8. Sure, it's possible...There's a decent number of political scientists with degrees in other disciplines (and certainly some in history). How it effects your chances depends on your GPA, GRE, research interests, etc., and will vary from department to department.
  9. Agree with RW. It's a solid list. I think Duke would be a good addition, as would Vanderbilt.
  10. If you haven't already, go to your letter writers with this question. Explain the situation and your reasons for considering graduate school. Most faculty are pretty good about responding to these kinds of questions and will be able to give you useful, more specific advice. What you've listed here in terms of interests makes it impossible to come up with a narrow list of schools. Generically speaking: (1) Don't limit your applications to terminal masters programs. Apply to both. You don't want to pay for a graduate degree in political science. (2) Some uncertainty is expected with f
  11. In most cases, transferring is acceptable...In this case, it's pretty easy. I generally advise folks against going in without funding, but if you plan on doing so, applying out again should be expected. Most of the faculty I know are pretty sympathetic to students coming in without funding and I'd be surprised if you got any static from it.
  12. Depends on a number of factors: the composition of the graduate committee, the strengths of the department, the number of available lines, where those lines are coming from (i.e. college/University lines), etc...While I'm guessing some of the top departments are pretty rigid in terms of subfield, most are pretty flexible.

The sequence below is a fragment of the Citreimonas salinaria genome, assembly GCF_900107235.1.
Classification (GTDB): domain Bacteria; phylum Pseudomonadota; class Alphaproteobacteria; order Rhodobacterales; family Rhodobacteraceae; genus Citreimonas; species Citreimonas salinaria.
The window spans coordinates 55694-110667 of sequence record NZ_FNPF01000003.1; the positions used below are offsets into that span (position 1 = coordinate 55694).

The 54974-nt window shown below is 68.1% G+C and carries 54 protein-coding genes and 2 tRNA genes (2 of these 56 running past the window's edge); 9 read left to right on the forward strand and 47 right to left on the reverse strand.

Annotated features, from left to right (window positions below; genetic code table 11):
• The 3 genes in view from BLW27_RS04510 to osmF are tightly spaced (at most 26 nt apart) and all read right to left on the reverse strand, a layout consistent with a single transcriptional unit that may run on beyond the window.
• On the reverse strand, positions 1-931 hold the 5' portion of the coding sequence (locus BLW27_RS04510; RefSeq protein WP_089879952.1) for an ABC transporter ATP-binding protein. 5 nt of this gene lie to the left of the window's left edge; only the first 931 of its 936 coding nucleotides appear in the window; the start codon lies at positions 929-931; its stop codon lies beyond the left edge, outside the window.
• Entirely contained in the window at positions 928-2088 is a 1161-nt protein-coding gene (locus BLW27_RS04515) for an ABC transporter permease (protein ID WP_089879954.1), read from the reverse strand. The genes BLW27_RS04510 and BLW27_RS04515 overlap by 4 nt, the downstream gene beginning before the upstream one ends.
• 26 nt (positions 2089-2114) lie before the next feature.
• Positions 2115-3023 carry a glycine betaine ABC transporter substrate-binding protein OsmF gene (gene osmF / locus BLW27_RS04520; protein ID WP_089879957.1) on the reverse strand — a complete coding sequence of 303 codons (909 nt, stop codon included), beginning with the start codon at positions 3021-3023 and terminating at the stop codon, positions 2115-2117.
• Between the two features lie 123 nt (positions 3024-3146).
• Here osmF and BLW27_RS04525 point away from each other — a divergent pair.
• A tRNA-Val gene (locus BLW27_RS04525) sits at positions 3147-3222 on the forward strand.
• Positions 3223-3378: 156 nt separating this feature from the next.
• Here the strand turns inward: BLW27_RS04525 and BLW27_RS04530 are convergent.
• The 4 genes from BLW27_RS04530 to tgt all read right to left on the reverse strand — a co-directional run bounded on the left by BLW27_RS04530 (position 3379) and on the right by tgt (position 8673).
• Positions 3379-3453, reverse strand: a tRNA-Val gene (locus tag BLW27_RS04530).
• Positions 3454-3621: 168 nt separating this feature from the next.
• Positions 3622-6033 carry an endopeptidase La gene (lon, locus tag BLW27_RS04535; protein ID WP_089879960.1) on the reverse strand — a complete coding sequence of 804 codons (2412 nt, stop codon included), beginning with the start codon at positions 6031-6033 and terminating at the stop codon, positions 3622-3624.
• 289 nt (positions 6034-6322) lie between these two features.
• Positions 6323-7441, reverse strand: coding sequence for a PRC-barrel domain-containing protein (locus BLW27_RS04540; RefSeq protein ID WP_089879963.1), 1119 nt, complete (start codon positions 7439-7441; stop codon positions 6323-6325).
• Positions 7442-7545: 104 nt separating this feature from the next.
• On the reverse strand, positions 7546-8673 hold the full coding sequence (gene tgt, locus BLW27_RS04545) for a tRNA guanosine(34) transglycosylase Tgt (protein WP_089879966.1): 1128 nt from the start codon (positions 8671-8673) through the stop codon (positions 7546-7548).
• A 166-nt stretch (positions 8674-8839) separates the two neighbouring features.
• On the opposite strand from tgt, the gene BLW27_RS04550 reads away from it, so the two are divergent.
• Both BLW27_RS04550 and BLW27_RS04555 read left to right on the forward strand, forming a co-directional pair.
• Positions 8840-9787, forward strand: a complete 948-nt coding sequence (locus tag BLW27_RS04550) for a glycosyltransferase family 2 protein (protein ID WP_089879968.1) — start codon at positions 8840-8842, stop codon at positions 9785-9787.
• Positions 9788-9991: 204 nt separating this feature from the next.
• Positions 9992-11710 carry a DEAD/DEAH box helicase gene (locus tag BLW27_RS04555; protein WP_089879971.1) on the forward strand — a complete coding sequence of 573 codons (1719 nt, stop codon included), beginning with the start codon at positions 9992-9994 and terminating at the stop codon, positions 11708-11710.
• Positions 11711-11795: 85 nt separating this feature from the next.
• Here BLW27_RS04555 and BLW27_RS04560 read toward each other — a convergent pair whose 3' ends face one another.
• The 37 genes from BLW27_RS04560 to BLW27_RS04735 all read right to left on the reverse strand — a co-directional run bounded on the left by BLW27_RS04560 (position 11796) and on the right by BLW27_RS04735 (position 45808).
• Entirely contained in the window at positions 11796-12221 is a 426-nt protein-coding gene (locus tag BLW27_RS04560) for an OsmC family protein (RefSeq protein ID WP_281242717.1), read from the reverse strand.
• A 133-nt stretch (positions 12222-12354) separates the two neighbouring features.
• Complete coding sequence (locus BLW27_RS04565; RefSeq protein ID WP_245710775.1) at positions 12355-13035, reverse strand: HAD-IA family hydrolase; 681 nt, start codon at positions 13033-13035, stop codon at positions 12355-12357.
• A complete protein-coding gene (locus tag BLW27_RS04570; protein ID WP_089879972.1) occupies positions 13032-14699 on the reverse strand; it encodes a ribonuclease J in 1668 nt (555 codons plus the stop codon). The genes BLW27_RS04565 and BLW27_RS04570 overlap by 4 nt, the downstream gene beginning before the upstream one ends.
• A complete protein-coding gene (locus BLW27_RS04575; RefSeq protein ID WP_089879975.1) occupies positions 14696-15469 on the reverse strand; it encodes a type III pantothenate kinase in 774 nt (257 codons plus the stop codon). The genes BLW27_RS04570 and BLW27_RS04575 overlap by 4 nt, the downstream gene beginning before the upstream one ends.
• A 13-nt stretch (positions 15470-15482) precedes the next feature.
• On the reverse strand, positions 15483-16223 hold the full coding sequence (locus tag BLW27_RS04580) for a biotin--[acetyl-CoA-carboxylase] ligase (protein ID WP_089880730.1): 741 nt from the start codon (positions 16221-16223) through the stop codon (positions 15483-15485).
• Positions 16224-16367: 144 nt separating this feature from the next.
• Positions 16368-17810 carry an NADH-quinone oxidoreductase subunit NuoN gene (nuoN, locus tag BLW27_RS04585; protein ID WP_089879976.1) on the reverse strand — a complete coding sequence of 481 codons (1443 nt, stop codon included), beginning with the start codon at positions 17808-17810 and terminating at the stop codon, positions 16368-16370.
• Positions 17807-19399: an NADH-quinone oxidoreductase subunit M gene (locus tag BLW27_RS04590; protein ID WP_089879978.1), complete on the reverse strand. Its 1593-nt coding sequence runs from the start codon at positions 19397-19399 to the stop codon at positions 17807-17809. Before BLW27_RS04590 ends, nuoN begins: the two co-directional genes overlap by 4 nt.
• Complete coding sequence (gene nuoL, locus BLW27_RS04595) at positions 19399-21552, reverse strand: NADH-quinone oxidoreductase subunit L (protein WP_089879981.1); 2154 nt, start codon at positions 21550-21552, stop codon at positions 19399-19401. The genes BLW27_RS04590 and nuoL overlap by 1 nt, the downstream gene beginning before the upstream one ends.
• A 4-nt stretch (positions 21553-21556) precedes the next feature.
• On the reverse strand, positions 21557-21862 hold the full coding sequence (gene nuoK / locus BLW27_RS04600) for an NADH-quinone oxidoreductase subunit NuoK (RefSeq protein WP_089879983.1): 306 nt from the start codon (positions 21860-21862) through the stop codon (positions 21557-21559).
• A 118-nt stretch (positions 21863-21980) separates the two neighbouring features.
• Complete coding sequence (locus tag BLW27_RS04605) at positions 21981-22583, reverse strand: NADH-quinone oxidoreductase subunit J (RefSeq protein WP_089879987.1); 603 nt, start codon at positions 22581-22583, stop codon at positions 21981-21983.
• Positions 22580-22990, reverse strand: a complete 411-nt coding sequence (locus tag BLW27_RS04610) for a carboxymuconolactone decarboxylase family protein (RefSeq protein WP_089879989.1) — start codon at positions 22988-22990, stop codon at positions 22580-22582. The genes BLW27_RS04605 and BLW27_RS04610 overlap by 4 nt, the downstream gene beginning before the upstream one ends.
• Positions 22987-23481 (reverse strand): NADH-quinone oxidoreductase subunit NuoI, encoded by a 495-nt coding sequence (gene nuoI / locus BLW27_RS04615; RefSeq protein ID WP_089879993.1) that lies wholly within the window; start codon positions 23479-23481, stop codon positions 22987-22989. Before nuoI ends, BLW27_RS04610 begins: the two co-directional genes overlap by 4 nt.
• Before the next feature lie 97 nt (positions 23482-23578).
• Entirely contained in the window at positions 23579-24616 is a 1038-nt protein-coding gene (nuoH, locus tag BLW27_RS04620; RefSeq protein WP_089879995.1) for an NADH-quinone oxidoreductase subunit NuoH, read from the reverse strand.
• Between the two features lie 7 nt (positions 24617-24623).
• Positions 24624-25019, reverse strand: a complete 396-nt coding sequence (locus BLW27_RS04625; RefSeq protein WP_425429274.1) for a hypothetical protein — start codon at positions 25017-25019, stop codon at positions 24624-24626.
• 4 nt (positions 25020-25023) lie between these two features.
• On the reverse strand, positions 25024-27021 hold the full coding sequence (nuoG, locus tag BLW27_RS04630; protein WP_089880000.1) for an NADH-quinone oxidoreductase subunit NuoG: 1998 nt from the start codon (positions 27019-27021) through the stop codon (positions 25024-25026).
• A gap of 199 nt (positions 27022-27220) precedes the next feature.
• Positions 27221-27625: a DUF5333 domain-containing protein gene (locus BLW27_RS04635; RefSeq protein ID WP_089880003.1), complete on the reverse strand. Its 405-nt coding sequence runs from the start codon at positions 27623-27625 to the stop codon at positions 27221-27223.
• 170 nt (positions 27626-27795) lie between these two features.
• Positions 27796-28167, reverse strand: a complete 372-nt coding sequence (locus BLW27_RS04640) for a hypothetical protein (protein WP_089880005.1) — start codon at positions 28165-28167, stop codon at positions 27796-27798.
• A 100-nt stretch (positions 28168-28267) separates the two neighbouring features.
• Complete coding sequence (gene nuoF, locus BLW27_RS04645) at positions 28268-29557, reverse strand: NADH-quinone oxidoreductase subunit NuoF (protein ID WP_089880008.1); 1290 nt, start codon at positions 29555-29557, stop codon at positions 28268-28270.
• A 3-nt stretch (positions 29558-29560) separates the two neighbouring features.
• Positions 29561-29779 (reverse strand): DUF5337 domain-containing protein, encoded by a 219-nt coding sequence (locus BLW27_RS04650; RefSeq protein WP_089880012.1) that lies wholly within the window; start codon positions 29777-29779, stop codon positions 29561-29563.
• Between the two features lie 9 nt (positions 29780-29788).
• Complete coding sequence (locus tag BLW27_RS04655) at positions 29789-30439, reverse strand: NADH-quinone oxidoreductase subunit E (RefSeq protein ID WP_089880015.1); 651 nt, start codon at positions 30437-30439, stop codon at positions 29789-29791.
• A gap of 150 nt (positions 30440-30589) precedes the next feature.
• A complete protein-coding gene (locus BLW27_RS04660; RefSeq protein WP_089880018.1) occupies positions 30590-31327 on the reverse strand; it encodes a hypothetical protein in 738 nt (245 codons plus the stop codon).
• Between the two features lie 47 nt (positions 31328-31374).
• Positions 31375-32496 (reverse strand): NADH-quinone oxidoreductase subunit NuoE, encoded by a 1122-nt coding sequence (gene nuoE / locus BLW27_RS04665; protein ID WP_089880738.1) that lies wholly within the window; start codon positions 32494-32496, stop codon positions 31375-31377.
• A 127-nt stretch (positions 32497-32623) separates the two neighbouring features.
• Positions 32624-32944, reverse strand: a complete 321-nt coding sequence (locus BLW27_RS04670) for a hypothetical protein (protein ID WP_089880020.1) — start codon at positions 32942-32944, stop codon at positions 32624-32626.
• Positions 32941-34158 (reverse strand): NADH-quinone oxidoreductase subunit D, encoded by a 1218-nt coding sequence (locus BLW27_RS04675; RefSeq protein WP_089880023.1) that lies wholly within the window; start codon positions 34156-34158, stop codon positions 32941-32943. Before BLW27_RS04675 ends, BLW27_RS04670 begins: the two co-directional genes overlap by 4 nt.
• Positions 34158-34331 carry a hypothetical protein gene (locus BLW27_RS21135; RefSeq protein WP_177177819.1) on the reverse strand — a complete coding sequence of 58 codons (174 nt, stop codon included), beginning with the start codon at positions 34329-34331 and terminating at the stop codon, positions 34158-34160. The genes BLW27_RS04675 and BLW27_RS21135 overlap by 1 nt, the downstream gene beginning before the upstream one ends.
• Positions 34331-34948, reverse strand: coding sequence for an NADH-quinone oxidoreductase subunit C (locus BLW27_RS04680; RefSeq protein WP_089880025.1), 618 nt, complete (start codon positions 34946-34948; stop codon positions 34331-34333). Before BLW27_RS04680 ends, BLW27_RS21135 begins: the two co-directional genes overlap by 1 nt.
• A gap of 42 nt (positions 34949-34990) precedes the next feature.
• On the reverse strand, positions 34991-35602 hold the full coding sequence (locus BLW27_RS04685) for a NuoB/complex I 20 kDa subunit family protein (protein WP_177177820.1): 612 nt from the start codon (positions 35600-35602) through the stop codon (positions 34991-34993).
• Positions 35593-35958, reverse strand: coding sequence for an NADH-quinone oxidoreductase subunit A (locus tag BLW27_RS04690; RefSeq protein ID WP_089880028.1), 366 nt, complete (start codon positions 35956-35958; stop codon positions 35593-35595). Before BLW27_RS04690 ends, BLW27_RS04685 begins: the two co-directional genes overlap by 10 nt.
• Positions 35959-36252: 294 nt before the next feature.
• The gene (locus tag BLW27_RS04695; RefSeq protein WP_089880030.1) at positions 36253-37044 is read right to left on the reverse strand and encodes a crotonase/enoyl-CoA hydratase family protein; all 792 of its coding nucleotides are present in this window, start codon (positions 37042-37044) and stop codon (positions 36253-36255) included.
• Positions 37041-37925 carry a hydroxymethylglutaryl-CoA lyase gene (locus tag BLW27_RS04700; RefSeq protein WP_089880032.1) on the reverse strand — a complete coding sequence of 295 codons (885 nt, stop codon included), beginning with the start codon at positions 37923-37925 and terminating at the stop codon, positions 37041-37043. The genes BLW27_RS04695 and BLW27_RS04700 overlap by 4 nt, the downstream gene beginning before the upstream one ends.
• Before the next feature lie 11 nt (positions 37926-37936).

13. I think Viva is on the nose with this one...Close call and probably can't go wrong either way. Minnesota has a nice track record placing folks in political psychology. While OSU has a better reputation in American more broadly, they have lost some folks in American/methods the past few years. It's still a great group, but probably a closer call between the two departments than it has been in years past.
  14. Most phd programs will grant you a masters somewhere along the way. I got one at the conclusion of my second year. It also wasn't uncommon for students at my graduate school to figure out the phd wasn't for them and to leave after the masters. The generic "apply broadly to both types of programs and take the best deal (factoring in program quality, stipend, etc.)" advice makes sense here I think. Also, FWIW, I've found that teaching is much smaller part of this job than I anticipated when I applied to graduate school.
  15. You don't want them as the cornerstone of your application and you don't want them as your primary adviser. It's fine to mention them in the statement -- I don't think that really matters much either way. In general, it's nice to have an assistant in your area on the faculty. They tend to be a little more accessible and in some cases more willing to co-author with graduate students. The downside is that they're also -- in general -- more mobile, so there's no guarantee that they'll stick around. They're also focused on tenure, so while an advanced associate or a full professor takes some